In their eleventh travelogue, our tuk tuk travellers reflect on their experiences in South East Asia and the right of every child everywhere to have access to an education.
Bangkok marked the finish line of the Asian leg of our expedition. The long bureaucratic battle to ship the tuk tuk to South America gave us time to reflect on our journey so far and how it is that we ended up here at all …
It all began here in South East Asia. Seven years ago, taking advantage of the long university summer holidays, Nick and I travelled around Thailand. There are a few things we’d like to forget about that trip – especially that hair cut (see photos) – but one thing in particular has stayed with us; we encountered tuk tuks for the first time and it was love at first sight. Yes, they’re cramped. Yes, they’re uncomfortable. Yes, they’re slow and completely exposed to the elements, with questionable safety records. But they’re fun! Scooting around Bangkok, weaving in and out of traffic, being open to the sights, sounds, smells of the outside world … It was exhilarating and we were hooked! On the plane journey home, we started plotting. The seeds of an idea had been planted …
My motivation for undertaking this endeavour can also be traced back to this region. Five years ago, in the summer of 2008, having just completed my first year of teaching, I found myself in Ratanakiri, the jungle province of north eastern Cambodia, helping to run educational workshops in remote indigenous villages. I can vividly remember one Sunday morning when we stumbled upon a local school. It was a solitary and dilapidated building. Gaping holes in the side exposed the eager learners within, ranging from teeny toddlers right up to young adults. Those who weren’t peering out at us, these strange foreigners, were sat patiently and expectantly at their desks. There were tables and benches to sit on but no paper, pencils or books – no learning materials of any kind in fact. There was a blackboard but no chalk to write on it; there was a teacher sat in the corner at the front of the classroom but he didn’t even speak the same language as the children. The shocking truth is that these children are in fact “success stories” – they are actually in school.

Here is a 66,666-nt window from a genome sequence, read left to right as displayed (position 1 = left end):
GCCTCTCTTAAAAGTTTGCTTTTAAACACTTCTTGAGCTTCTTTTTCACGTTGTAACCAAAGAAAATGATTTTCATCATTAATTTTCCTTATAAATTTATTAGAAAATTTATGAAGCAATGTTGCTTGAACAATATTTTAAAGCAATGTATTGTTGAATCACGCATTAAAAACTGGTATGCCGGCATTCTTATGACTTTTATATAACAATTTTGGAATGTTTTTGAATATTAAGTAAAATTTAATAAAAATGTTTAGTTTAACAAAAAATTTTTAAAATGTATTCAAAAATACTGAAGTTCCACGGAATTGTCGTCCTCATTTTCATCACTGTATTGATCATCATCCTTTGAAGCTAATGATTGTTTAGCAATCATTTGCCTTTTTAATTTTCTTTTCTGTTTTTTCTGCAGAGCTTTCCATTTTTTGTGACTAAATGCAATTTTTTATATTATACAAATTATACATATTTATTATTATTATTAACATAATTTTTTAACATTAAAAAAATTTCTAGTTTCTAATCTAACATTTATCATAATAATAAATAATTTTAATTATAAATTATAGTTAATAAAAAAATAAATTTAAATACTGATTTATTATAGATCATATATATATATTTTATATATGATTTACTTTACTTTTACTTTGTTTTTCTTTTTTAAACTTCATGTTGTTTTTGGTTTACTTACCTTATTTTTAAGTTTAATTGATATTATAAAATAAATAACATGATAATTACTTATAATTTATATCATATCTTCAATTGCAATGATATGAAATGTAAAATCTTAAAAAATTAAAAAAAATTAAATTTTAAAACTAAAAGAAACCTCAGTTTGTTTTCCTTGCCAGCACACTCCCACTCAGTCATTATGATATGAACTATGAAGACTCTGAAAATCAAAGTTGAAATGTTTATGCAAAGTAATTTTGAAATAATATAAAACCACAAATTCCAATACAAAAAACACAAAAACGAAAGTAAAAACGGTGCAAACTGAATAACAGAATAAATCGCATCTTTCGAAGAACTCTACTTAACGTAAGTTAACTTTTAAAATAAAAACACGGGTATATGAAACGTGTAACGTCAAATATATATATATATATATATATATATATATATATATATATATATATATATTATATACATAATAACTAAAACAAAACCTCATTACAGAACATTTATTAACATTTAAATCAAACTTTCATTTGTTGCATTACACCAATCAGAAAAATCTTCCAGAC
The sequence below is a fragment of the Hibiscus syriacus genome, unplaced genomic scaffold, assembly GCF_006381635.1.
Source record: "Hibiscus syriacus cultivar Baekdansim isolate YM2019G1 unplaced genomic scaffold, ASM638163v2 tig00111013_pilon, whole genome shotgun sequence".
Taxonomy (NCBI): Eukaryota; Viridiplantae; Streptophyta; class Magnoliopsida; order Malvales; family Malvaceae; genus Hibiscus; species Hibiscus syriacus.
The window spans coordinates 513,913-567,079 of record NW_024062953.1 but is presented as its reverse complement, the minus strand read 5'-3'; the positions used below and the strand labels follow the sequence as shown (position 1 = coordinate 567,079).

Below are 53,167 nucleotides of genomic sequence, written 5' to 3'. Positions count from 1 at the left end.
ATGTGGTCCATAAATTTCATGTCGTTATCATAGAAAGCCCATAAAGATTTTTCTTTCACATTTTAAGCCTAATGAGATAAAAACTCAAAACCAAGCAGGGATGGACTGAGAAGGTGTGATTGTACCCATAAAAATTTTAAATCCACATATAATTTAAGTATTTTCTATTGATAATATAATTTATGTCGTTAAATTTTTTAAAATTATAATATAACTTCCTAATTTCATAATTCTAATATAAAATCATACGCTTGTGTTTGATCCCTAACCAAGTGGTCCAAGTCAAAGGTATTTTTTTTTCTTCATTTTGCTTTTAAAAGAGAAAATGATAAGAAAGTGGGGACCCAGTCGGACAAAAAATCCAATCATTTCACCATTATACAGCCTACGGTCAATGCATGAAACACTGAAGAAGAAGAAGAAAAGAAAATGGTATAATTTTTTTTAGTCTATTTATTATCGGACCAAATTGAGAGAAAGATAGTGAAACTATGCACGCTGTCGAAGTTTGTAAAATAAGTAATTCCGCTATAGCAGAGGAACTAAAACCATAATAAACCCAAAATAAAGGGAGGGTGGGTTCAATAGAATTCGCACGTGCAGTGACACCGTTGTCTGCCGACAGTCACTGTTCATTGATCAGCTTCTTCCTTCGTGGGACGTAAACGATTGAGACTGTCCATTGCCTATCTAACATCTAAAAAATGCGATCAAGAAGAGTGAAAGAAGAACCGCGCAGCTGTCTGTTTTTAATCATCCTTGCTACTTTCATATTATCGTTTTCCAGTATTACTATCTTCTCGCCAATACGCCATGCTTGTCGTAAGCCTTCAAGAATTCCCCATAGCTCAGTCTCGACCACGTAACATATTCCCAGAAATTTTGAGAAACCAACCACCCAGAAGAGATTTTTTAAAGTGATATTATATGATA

Sixty-one million primary-aged children around the world don’t have access to any form of education. Sixty-one million children deprived of a basic human right that would allow them to unlock their full potential in life. It’s impossible to comprehend a figure like that, so here’s a visual: when stretched out, our route extends almost one and a half times around the circumference of the globe. There are so many primary-aged children without access to education that they could stand, hand-in-hand, lining our route from London to Rio de Janeiro.
One of the aims of our endeavour is to find and support local heroes who are responding innovatively to the educational challenges faced by their communities – many of their inspirational stories have already been shared in this travelogue. Our primary goal, however, is to raise awareness for the Global Campaign for Education. This is a civil society movement working to end the global education crisis, making sure countries act now to deliver the right of everyone to a free, quality public education.
Edmund Burke once said, “Nobody made a greater mistake than he who did nothing because he could only do a little”. Having experienced the global education crisis firsthand, Nick and I couldn’t help but be affected. However small, however ridiculous, we had to do something. Now, I’m not suggesting anyone reading this goes out and buys a tuk tuk … However, it only takes 30 seconds to join the Global Campaign for Education (sign up here: http://www.campaignforeducation.org/en/campaigns). More information about their current campaign – Every Child Needs a Teacher – and ideas about how to get involved can be found here: https://www.everychildneedsateacher.org/
If everyone took it upon themselves to do something, however small, then who knows what we’ll be able to achieve …
Tuk Tuk Travels
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Tuk Tuk Travels: Entry 11: Reflections